The Changing Anglo-Jewish Community: Epitaph for the East End
“THE EAST END is not what it used to be”-the theme recurs in almost any conversation on London Jewry and its changing patterns of settlement and behavior. For over half a century the “East End”-to be more exact, the Jewish quarter of the East End -had been the home of most London Jews and the main focus of their communal existence. Now Jewish life is ebbing away from it.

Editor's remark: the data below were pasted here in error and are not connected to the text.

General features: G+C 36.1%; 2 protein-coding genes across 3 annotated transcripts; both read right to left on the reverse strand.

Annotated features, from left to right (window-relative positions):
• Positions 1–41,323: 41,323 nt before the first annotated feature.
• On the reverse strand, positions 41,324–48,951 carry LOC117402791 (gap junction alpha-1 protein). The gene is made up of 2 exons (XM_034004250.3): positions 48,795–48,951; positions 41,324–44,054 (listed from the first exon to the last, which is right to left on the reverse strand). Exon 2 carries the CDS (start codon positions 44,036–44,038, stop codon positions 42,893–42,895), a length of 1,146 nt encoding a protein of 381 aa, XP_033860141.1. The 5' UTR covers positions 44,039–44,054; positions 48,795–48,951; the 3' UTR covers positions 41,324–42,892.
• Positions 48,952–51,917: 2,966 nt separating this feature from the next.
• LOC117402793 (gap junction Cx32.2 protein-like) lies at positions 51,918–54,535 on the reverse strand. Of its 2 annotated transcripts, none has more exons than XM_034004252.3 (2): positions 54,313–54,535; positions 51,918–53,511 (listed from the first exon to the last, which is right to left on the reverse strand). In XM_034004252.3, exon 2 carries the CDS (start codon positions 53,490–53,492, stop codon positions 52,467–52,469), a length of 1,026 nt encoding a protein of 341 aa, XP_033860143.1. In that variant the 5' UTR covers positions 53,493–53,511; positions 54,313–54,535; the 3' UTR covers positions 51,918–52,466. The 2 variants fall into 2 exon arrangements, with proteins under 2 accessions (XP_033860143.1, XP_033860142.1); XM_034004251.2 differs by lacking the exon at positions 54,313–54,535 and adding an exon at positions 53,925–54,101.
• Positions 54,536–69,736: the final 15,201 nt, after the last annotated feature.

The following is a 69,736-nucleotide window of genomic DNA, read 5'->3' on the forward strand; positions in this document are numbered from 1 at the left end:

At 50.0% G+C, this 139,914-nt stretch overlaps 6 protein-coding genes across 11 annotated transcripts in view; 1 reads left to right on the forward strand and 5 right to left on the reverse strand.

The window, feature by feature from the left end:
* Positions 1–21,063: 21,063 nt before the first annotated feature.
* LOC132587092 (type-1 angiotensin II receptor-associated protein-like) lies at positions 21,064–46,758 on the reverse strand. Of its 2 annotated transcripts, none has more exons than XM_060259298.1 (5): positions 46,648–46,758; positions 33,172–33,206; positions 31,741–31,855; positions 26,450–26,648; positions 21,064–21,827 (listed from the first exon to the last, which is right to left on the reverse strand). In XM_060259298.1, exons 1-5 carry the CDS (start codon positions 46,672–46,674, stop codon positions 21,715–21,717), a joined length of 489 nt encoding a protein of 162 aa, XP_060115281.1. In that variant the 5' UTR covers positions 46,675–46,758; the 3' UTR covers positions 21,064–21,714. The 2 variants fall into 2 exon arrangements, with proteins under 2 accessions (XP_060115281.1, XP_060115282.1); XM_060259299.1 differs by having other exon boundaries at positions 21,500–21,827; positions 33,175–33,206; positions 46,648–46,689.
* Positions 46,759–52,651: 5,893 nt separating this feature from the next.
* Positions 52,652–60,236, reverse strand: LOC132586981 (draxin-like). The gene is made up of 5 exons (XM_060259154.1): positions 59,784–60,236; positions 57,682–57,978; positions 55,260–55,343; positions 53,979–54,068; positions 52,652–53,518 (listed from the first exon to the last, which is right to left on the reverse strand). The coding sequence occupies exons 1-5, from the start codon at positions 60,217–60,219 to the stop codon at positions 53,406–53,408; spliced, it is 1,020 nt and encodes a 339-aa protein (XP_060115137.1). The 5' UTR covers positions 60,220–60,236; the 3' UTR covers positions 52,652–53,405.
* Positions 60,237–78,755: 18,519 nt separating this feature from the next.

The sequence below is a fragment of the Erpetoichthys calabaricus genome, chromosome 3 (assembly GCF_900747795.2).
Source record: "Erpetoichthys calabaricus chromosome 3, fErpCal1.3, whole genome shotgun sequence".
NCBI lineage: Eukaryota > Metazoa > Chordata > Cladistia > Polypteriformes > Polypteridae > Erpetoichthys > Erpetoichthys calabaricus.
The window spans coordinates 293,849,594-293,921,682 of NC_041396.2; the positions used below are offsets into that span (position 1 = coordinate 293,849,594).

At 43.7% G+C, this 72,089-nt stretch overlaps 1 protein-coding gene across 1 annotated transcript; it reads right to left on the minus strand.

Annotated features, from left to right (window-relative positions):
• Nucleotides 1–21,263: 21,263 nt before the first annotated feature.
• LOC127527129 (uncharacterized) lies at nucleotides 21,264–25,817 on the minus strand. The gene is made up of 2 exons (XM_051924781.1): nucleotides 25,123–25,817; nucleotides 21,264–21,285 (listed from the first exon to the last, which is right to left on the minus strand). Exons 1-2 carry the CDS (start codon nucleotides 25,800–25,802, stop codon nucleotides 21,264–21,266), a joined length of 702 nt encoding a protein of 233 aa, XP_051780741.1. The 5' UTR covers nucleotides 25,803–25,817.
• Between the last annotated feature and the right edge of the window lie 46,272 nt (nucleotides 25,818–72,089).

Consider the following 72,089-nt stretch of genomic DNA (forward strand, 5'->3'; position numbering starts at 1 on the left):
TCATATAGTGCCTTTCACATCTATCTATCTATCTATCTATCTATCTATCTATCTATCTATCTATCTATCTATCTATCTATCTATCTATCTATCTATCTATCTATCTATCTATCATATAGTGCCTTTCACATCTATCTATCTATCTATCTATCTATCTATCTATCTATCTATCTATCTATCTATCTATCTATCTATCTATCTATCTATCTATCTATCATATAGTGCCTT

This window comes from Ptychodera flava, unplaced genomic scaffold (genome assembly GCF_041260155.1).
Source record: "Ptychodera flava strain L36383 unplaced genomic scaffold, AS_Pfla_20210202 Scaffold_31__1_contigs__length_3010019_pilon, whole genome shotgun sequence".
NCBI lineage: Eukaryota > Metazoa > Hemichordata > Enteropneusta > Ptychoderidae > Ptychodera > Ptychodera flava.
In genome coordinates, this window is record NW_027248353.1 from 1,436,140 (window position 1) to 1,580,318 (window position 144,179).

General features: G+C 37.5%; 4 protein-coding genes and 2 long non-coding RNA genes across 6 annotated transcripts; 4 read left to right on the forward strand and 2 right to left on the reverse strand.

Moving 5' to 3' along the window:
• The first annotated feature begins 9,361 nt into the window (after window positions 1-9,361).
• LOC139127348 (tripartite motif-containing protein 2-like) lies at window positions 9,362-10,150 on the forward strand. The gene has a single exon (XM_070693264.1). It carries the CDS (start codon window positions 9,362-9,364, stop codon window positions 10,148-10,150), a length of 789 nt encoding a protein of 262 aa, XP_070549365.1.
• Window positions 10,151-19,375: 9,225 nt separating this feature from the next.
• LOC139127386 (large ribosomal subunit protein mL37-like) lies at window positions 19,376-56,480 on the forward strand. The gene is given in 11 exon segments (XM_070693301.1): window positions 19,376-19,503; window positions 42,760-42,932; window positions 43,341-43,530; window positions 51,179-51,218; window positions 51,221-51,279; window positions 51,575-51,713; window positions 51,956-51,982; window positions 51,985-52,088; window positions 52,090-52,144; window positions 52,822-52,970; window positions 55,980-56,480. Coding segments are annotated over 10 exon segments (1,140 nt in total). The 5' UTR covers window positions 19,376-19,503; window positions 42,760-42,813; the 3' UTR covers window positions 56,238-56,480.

The change is not immediately apparent to the daytime visitor or to the tourists who flock to the Petticoat Lane street-market on Sunday morning. Most shops, stalls, restaurants, clothing manufacturers, and wholesalers are still unmistakably Jewish, and so are many of the passers-by. Hebrew and Yiddish papers, prayer books and talleisim, beiglach and chopped herring-all signs of Jewishness in their own way- abound; notices in Yiddish are pasted up; synagogues, yeshivot, and mikvaot are scattered through the quarter. But when evening comes the factory owners and shop- keepers-and many of their customers too -make their way home to other parts of London; the synagogues remain half empty or derelict. On Shabbos few Jews, and still fewer Jewish families, can be seen making their way to and from synagogue along streets and lanes which twenty or thirty years ago were so tightly thronged with worshipers that the outsider felt ill at ease.
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